------------ Rostock, Germany ------------
Rostock is home to the International Garden Exhibition and Fair, which is held every ten years. 2003 happened to be one of the years. This is one of the floating gardens, the sculptures are a fantasy replication of the plant's reproductory apparatus with the yellow tubes representing the flow of pollen.
We continued downtown to St. Mary's Church, home of the famous astronomical clock. Our guide did not offer to explain how it works, but it does look impressive.
These building restorations in the downtown, have been completed within the last ten years. We thought they were quite well done.
------------ Copenhagen, Denmark ------------
This was one of many bridges we went under on our harbor tour. The boats are made to just barely fit under some of them.
I took this picture from the bus. The many bicycles are a way of life here. Mostly they are left unlocked and are much more in use than cars here. We learned that the government tax on a new car is 180% of the purchase price. Taxis are charged at 25% but can't be sold as non-taxis for three years.
Tivoli Gardens. This concession looks like a version of bumper cars, only with boats. This amusement park was the inspiration for Disney Land in the US. It's been in operation for 160 years and shows no signs of slowing down.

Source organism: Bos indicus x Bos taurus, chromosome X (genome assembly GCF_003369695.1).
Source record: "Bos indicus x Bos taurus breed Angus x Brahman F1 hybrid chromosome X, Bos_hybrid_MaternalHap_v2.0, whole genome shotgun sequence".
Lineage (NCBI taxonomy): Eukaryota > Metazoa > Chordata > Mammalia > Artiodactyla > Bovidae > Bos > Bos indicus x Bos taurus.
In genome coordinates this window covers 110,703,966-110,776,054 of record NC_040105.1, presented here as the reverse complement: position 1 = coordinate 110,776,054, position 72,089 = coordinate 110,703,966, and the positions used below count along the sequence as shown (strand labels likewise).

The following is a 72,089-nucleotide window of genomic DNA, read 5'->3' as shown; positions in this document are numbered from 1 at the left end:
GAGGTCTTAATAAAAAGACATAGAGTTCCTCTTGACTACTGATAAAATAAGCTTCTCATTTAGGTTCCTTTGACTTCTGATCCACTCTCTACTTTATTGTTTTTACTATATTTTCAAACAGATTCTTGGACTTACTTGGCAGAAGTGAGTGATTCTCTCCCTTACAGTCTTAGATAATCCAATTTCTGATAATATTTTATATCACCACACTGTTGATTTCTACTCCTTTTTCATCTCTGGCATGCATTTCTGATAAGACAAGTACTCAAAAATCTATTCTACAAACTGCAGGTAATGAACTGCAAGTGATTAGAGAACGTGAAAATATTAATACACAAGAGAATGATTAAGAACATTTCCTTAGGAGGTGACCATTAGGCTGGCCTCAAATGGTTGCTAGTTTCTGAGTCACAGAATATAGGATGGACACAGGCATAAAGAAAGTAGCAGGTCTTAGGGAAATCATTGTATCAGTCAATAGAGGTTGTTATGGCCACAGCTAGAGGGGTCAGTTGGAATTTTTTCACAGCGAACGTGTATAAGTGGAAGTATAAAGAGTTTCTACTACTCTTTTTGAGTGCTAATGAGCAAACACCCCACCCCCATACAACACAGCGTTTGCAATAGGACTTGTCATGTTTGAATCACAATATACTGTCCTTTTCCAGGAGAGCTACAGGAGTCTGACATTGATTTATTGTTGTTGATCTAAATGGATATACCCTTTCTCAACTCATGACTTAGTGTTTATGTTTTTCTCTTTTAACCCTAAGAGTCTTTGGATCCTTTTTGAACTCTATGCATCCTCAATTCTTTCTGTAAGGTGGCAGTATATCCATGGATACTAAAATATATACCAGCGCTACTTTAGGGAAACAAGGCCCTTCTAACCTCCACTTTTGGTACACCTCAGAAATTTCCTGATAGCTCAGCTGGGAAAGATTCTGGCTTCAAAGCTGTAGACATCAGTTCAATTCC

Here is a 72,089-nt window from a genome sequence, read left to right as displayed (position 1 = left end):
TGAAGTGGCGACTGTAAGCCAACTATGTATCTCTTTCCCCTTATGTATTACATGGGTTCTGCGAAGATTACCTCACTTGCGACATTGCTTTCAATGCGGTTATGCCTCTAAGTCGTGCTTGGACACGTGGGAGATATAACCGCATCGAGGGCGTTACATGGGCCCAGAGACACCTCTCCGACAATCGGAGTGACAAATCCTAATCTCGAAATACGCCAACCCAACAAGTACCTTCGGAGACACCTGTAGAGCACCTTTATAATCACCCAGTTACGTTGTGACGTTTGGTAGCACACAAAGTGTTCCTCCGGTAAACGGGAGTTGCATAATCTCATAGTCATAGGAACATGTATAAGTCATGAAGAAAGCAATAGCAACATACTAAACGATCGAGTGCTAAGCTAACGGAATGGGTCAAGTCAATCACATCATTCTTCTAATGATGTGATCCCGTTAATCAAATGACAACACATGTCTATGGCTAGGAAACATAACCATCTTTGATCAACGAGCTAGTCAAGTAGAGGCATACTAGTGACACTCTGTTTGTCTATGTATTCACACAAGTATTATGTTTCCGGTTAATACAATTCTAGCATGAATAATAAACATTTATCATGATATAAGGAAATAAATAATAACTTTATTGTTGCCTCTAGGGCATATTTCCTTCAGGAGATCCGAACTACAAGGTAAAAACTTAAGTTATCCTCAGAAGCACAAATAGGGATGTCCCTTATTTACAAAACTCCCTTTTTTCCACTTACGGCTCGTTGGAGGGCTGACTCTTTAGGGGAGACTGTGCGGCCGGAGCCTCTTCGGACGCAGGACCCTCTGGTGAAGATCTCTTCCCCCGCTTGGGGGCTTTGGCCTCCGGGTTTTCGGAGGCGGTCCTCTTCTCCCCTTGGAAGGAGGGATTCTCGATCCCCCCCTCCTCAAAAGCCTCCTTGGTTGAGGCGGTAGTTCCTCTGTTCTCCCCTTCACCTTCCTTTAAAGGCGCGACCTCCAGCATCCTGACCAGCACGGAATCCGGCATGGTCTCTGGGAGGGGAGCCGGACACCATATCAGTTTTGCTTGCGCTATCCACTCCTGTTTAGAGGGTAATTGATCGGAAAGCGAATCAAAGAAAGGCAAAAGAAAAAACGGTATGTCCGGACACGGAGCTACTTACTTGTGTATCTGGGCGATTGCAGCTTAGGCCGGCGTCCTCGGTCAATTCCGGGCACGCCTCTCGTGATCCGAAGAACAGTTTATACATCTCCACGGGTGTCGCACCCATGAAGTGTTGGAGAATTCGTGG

One of several playhouses at Tivoli Gardens with a performance in progress.
A must see in Copenhagen, the "Little Mermaid" at Langelinie. The light was very poor but that didn't slow down the crowd. We would guess that three rolls per minute were being shot.
From here we sailed back to Dover, a bus to Heathrow Airport, and our flight back to Seattle. Crossing the North Sea, our ship experienced 55 knot winds and 18 foot seas during the night, but Annamarie never woke up and we arrived in Dover right on schedule. That's certainly one advantage of a large ship.
So once again, we had a wonderful cruise. Getting to meet and know our dinner companions was also part of the fun of the trip.